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Windows 8–First thoughts

Published on Wednesday, September 14, 2011 7:17:05 AM UTC in Programming & Tools

After watching the keynote of the //BUILD/ event last night (due to the time difference it already was evening here in Germany) I decided to go to sleep first and then blog about it. Partly because the tools and downloads wouldn't be available for another few hours, and partly also because getting some time between you and an exciting event helps with thinking clearer.

If you haven't watched the keynote yourself, I recommend doing that to see for yourself what's new in terms of both hardware, software and of course software development on Windows 8. The video can be found on the BUILD website linked to above. If you want to get up and running quickly without watching 2.5 hours of video, take a look at the bullet points compiled by Michael Crump.

Hardware and End-User

I have to admit that during the first few minutes, I wasn't exactly excited. At first there seemed a lot of marketing talk and buzz words, and the first live demos went rather clumsy, with some features failing at the first attempts or not working at all – that didn't leave the best impression. Surprisingly, things skyrocketed quickly after that, and my excitement just went along. Not only was it super thrilling to see the "big things" presented, like all the new hardware support, platforms and devices, or the brand-new Metro interface, but also the smaller features and improvements all over the place – unlocking a computer by tapping on an image, auto-spellchecking everywhere, an overhauled task manager, better multi-monitor support, things like that.

Of course, the huge changes and additions coming up probably will be what makes people most excited – for example, after the cloud integration using Windows Live was demonstrated, with the possibility to sync settings and personal data between PCs or to access data located on other machines, first tweets almost instantly started questioning Chrome OS. Features like the Windows Store will not only be a great new way for developers to market their applications, but it will also be a great feature for the users, because the certification process of Windows Store app adds a huge amount of security for them too. The full touch support and the seamless flow through multiple applications and system dialogs that is blurring application boundaries in a similar way than Windows Phone does creates a whole new user experience.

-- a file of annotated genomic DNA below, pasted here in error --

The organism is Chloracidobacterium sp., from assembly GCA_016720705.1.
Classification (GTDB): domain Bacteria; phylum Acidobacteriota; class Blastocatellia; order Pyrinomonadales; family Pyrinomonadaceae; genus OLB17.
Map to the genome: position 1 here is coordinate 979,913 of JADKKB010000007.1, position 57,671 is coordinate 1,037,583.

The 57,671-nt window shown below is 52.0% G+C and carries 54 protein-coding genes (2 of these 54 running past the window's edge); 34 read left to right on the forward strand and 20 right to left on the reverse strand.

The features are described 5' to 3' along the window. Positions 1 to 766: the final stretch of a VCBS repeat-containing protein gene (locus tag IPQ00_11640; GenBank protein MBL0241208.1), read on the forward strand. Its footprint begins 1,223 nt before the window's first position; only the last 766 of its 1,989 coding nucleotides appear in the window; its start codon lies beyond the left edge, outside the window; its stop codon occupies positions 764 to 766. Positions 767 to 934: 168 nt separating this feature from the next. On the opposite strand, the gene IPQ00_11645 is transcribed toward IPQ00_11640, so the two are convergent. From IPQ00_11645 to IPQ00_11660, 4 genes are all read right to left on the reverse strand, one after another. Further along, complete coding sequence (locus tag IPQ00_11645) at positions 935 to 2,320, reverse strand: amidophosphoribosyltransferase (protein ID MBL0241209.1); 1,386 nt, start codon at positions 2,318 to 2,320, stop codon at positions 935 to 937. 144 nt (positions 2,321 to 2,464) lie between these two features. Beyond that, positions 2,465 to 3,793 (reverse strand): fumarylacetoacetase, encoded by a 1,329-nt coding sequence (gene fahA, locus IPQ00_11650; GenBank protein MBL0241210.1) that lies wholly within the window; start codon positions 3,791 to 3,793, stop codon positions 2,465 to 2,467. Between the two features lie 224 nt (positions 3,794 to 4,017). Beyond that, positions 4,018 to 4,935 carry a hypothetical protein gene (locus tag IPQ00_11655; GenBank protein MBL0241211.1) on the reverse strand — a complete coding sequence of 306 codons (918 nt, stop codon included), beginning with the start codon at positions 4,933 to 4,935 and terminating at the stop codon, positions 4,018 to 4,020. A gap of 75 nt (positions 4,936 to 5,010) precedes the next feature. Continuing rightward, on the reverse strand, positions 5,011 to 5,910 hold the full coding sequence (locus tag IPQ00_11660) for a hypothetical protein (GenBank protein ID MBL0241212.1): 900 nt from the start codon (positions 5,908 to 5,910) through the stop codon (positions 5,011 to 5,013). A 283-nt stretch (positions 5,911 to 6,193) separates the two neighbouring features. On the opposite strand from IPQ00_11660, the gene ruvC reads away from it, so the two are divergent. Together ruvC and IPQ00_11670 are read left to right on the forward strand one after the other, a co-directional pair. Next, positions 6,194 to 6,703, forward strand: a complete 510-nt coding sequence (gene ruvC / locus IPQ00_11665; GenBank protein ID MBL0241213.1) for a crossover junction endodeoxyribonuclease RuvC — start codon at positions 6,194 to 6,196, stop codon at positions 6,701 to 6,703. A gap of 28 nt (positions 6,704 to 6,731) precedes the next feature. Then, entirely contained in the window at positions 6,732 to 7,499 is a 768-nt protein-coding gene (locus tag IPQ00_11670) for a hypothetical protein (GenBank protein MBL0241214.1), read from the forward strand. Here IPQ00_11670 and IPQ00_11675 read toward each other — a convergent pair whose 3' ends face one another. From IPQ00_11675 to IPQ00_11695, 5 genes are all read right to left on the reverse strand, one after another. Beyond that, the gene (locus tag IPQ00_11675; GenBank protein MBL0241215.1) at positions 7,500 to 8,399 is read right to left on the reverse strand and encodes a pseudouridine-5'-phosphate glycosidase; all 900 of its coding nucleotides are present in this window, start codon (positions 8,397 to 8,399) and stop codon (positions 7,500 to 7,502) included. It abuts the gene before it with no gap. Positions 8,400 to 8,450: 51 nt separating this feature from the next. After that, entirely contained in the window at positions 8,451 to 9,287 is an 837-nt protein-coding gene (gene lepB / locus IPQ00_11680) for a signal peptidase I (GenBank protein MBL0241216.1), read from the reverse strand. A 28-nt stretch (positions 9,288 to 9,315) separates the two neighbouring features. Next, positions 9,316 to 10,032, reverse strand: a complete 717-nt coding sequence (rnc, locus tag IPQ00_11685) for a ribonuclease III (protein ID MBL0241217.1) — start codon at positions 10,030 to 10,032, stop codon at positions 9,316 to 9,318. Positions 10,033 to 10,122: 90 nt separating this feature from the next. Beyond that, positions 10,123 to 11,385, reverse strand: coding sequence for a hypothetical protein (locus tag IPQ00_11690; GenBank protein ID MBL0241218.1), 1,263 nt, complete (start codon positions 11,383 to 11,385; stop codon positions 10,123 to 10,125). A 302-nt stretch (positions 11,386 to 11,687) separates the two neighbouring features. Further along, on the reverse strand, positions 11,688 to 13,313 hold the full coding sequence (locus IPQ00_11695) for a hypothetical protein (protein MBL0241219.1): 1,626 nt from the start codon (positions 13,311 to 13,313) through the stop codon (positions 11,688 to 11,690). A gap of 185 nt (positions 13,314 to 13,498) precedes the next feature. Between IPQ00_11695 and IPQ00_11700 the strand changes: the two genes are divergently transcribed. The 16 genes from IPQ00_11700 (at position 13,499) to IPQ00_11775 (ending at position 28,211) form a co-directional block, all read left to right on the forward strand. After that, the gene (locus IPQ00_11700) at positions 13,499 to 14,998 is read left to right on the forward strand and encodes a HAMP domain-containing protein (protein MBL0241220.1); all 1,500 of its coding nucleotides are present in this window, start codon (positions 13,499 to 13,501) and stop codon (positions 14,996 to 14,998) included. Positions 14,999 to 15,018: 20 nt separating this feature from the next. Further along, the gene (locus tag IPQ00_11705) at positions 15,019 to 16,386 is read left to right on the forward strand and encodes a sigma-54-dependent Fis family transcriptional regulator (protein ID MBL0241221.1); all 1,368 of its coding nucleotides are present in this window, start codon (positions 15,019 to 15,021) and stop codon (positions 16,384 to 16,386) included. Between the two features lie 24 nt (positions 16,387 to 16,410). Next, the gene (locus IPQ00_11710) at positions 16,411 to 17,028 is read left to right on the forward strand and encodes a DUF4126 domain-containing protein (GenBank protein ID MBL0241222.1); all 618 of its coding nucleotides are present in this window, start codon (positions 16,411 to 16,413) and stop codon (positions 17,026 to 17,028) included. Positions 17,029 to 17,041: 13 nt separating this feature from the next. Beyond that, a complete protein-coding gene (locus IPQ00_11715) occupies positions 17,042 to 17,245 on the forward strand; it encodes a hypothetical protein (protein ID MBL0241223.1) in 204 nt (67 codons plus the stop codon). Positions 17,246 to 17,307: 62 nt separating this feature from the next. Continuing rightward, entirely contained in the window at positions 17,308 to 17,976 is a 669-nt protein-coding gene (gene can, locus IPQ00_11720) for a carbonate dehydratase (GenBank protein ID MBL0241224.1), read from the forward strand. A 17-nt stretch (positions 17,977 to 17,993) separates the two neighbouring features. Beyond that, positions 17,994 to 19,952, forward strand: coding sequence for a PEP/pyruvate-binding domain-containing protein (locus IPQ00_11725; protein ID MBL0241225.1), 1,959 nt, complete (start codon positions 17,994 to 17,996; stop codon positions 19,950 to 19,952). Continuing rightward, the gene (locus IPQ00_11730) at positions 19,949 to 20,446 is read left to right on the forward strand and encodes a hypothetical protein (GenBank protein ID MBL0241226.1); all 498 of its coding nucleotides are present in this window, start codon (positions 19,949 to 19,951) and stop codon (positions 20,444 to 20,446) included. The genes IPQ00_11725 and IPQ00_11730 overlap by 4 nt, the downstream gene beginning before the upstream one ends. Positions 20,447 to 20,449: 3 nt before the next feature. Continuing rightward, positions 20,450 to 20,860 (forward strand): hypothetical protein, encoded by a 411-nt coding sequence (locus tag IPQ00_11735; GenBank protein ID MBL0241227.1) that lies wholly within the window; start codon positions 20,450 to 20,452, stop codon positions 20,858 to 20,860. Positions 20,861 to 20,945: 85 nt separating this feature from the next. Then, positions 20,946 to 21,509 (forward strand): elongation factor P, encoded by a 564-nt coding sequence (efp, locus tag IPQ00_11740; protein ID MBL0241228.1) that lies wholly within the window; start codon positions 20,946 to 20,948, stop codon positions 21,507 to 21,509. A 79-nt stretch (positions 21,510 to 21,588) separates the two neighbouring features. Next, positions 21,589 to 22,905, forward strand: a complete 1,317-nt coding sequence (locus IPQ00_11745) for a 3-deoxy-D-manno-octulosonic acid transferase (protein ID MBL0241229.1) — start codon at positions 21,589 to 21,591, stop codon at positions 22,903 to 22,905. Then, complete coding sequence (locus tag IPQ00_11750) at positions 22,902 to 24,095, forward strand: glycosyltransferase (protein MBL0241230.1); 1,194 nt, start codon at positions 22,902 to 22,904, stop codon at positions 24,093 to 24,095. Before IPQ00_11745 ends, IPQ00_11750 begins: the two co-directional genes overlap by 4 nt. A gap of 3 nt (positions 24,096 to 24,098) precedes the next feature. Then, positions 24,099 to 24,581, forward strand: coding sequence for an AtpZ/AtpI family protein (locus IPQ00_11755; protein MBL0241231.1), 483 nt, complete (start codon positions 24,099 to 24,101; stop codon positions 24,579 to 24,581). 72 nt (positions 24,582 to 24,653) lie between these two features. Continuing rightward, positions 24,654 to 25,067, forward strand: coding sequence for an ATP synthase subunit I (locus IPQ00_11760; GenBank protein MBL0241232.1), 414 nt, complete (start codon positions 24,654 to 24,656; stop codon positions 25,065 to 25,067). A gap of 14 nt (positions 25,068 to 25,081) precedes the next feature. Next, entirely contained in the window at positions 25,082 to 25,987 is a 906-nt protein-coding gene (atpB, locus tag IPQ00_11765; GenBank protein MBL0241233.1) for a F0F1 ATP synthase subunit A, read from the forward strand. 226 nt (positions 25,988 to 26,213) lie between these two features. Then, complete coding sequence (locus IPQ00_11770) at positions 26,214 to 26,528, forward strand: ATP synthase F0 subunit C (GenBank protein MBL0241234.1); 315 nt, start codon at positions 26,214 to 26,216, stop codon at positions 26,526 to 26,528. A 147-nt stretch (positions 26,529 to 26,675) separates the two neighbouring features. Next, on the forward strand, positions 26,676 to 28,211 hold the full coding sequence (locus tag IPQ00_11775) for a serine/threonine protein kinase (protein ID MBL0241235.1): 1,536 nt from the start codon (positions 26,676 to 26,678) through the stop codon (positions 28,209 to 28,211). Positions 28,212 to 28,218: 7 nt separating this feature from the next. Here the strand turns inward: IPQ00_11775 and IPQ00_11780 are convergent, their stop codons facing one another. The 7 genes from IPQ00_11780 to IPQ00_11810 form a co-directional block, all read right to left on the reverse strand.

And of course the most spectacular feature for demos, the incredible boot times, is something that simply leaves you open-mouthed even when you're used to Windows 7's already improved boot performance. Booting a laptop in the time it takes to open the lid is just amazing news.

… and developers

The great news of course did not stop at that, and continued for us developers. Something really a lot of people have been waiting for has now become reality: Expression Blend supports HTML and CSS. A new version of Visual Studio enables you to create those Metro style apps from built-in templates, and integrates with the submission process to the Windows Store – well done. A new API layer named Windows Runtime (WinRT) exposes all new features to whatever language you want to use, and the upcoming IE10 will further improve the already great version 9 of Microsoft's browser.

To me personally, the most important news of course was the confirmation that developing for the Metro style UI is still possible using .NET related skills: XAML and C#. I was pretty confident that this would be the case even after the "Windows is going HTML" storm of indignation from developers lately, and several rumors and leaked information already hinted at that, but still – getting the official confirmation was very reassuring. Here is the crucial diagram showing the new situation:

windows 8 platform and tools

Of course that is "keynote technical level" and doesn't accurately show how C# is used to access the WinRT APIs (directly? .NET? Silverlight?), but later on the demos showed how to port an existing Silverlight application, so it became a lot clearer what the architecture looks like. With the upcoming detail sessions I think we'll see a lot more information, and of course you can also download the developer preview to start testing yourself (more on that in the next post).


In the end, I walked away from the keynote super excited about the things to come, and that didn't change after consulting my pillow. I'm more confident than ever that XAML-based technology (I don't want to call it Silverlight or WPF at this point) can and will play a significant role for developers, and that we will see very interesting applications and appliances with Windows 8 in the future.

Tags: Silverlight · Windows 8 · XAML